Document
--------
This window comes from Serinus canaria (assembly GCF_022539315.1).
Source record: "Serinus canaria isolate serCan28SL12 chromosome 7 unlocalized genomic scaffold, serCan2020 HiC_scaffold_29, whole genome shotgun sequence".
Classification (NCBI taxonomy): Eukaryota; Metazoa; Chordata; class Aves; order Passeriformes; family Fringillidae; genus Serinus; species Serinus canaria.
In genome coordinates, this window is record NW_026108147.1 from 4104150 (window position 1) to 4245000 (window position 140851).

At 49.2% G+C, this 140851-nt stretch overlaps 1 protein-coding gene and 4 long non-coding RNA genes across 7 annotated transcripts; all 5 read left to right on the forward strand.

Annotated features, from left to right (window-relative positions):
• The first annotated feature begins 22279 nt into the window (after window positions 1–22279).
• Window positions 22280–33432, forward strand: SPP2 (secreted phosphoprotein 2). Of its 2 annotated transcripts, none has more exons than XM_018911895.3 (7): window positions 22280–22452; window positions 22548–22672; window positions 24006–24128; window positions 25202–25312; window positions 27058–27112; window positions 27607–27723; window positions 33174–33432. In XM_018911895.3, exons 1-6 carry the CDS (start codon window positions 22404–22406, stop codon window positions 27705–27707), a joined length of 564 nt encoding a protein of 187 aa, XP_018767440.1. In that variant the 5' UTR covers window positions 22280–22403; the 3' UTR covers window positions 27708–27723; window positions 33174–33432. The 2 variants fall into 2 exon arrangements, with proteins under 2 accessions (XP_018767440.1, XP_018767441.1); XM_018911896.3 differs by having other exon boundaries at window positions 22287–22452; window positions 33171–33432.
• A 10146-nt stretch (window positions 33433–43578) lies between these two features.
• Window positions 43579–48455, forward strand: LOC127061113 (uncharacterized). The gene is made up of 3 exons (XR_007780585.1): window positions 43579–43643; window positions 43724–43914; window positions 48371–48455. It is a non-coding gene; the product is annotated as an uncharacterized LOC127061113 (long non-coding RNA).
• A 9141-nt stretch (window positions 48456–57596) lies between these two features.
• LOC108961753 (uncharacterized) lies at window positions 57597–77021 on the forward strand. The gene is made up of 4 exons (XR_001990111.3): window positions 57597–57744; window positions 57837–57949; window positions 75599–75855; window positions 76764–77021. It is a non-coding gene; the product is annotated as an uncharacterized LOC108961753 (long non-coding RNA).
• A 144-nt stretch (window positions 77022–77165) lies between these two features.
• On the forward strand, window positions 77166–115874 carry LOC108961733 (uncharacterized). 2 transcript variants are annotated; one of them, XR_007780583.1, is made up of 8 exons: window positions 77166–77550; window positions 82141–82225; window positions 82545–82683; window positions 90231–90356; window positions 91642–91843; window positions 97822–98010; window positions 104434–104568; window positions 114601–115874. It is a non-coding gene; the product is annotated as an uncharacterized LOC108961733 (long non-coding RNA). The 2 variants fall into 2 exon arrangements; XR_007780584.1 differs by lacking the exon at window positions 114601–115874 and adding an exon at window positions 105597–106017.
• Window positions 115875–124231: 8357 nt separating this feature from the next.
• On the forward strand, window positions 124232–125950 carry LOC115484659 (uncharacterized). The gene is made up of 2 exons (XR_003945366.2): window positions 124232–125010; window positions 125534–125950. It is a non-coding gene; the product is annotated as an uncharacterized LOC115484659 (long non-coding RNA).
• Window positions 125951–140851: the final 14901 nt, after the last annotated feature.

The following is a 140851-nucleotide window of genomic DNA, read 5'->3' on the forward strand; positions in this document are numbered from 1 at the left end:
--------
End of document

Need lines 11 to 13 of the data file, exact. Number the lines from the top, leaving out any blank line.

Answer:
• A 9141-nt stretch (window positions 48456–57596) lies between these two features.
• LOC108961753 (uncharacterized) lies at window positions 57597–77021 on the forward strand. The gene is made up of 4 exons (XR_001990111.3): window positions 57597–57744; window positions 57837–57949; window positions 75599–75855; window positions 76764–77021. It is a non-coding gene; the product is annotated as an uncharacterized LOC108961753 (long non-coding RNA).
• A 144-nt stretch (window positions 77022–77165) lies between these two features.